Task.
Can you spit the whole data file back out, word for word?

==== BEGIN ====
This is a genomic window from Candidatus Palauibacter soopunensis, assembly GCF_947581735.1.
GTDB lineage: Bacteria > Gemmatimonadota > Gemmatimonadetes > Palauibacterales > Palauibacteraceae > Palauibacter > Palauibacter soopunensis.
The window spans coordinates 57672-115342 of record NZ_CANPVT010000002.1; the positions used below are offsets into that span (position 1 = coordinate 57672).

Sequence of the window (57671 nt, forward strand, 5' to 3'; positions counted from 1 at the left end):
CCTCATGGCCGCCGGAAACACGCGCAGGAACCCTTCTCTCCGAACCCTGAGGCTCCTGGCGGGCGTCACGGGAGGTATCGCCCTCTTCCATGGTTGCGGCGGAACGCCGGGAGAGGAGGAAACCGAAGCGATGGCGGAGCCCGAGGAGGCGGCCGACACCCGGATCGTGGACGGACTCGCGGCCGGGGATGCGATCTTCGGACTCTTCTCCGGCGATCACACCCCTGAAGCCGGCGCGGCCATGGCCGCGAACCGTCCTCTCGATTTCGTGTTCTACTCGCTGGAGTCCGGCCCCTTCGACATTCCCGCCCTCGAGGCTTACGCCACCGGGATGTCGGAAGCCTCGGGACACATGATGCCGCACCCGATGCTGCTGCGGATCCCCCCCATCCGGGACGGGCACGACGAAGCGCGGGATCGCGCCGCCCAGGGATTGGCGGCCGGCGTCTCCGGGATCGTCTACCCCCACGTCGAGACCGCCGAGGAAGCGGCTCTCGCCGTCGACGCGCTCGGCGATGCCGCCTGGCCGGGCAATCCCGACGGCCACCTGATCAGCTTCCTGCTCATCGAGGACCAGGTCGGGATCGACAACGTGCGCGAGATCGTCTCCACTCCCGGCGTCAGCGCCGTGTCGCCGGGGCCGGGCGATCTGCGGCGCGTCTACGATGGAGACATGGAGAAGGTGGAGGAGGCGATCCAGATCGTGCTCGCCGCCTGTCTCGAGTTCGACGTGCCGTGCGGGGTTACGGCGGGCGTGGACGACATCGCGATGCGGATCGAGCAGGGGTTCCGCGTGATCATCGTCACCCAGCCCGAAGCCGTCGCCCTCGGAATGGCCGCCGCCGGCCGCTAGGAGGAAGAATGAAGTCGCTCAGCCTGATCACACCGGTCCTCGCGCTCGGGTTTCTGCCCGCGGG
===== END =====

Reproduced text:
This is a genomic window from Candidatus Palauibacter soopunensis, assembly GCF_947581735.1.
GTDB lineage: Bacteria > Gemmatimonadota > Gemmatimonadetes > Palauibacterales > Palauibacteraceae > Palauibacter > Palauibacter soopunensis.
The window spans coordinates 57672-115342 of record NZ_CANPVT010000002.1; the positions used below are offsets into that span (position 1 = coordinate 57672).

Sequence of the window (57671 nt, forward strand, 5' to 3'; positions counted from 1 at the left end):
CCTCATGGCCGCCGGAAACACGCGCAGGAACCCTTCTCTCCGAACCCTGAGGCTCCTGGCGGGCGTCACGGGAGGTATCGCCCTCTTCCATGGTTGCGGCGGAACGCCGGGAGAGGAGGAAACCGAAGCGATGGCGGAGCCCGAGGAGGCGGCCGACACCCGGATCGTGGACGGACTCGCGGCCGGGGATGCGATCTTCGGACTCTTCTCCGGCGATCACACCCCTGAAGCCGGCGCGGCCATGGCCGCGAACCGTCCTCTCGATTTCGTGTTCTACTCGCTGGAGTCCGGCCCCTTCGACATTCCCGCCCTCGAGGCTTACGCCACCGGGATGTCGGAAGCCTCGGGACACATGATGCCGCACCCGATGCTGCTGCGGATCCCCCCCATCCGGGACGGGCACGACGAAGCGCGGGATCGCGCCGCCCAGGGATTGGCGGCCGGCGTCTCCGGGATCGTCTACCCCCACGTCGAGACCGCCGAGGAAGCGGCTCTCGCCGTCGACGCGCTCGGCGATGCCGCCTGGCCGGGCAATCCCGACGGCCACCTGATCAGCTTCCTGCTCATCGAGGACCAGGTCGGGATCGACAACGTGCGCGAGATCGTCTCCACTCCCGGCGTCAGCGCCGTGTCGCCGGGGCCGGGCGATCTGCGGCGCGTCTACGATGGAGACATGGAGAAGGTGGAGGAGGCGATCCAGATCGTGCTCGCCGCCTGTCTCGAGTTCGACGTGCCGTGCGGGGTTACGGCGGGCGTGGACGACATCGCGATGCGGATCGAGCAGGGGTTCCGCGTGATCATCGTCACCCAGCCCGAAGCCGTCGCCCTCGGAATGGCCGCCGCCGGCCGCTAGGAGGAAGAATGAAGTCGCTCAGCCTGATCACACCGGTCCTCGCGCTCGGGTTTCTGCCCGCGGG